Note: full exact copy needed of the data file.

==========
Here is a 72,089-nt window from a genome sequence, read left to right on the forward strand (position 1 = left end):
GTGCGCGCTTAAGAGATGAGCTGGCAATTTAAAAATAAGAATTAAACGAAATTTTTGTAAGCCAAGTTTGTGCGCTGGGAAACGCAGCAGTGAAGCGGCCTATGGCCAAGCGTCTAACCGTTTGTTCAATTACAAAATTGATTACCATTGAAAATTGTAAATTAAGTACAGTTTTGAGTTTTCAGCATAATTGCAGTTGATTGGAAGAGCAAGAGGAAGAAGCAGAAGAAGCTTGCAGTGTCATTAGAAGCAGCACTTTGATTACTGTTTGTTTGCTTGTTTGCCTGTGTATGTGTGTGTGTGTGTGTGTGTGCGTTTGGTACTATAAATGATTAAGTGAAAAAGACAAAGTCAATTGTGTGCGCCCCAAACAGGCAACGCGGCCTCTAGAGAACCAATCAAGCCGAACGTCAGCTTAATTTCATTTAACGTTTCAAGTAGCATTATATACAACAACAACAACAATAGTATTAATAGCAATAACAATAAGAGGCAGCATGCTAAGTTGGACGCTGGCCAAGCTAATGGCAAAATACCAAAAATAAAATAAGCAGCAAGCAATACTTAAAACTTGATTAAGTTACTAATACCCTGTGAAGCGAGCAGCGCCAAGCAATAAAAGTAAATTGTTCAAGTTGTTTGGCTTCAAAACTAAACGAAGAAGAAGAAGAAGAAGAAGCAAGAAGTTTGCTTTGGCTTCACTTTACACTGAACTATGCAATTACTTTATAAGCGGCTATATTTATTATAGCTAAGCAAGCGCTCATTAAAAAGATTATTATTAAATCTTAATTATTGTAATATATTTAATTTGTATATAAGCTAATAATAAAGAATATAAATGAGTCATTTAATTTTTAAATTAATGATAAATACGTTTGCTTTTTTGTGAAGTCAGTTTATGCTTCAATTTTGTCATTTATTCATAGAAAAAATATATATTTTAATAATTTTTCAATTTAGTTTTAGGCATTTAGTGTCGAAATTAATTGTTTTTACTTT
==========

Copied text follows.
Here is a 72,089-nt window from a genome sequence, read left to right on the forward strand (position 1 = left end):
GTGCGCGCTTAAGAGATGAGCTGGCAATTTAAAAATAAGAATTAAACGAAATTTTTGTAAGCCAAGTTTGTGCGCTGGGAAACGCAGCAGTGAAGCGGCCTATGGCCAAGCGTCTAACCGTTTGTTCAATTACAAAATTGATTACCATTGAAAATTGTAAATTAAGTACAGTTTTGAGTTTTCAGCATAATTGCAGTTGATTGGAAGAGCAAGAGGAAGAAGCAGAAGAAGCTTGCAGTGTCATTAGAAGCAGCACTTTGATTACTGTTTGTTTGCTTGTTTGCCTGTGTATGTGTGTGTGTGTGTGTGTGTGCGTTTGGTACTATAAATGATTAAGTGAAAAAGACAAAGTCAATTGTGTGCGCCCCAAACAGGCAACGCGGCCTCTAGAGAACCAATCAAGCCGAACGTCAGCTTAATTTCATTTAACGTTTCAAGTAGCATTATATACAACAACAACAACAATAGTATTAATAGCAATAACAATAAGAGGCAGCATGCTAAGTTGGACGCTGGCCAAGCTAATGGCAAAATACCAAAAATAAAATAAGCAGCAAGCAATACTTAAAACTTGATTAAGTTACTAATACCCTGTGAAGCGAGCAGCGCCAAGCAATAAAAGTAAATTGTTCAAGTTGTTTGGCTTCAAAACTAAACGAAGAAGAAGAAGAAGAAGAAGCAAGAAGTTTGCTTTGGCTTCACTTTACACTGAACTATGCAATTACTTTATAAGCGGCTATATTTATTATAGCTAAGCAAGCGCTCATTAAAAAGATTATTATTAAATCTTAATTATTGTAATATATTTAATTTGTATATAAGCTAATAATAAAGAATATAAATGAGTCATTTAATTTTTAAATTAATGATAAATACGTTTGCTTTTTTGTGAAGTCAGTTTATGCTTCAATTTTGTCATTTATTCATAGAAAAAATATATATTTTAATAATTTTTCAATTTAGTTTTAGGCATTTAGTGTCGAAATTAATTGTTTTTACTTT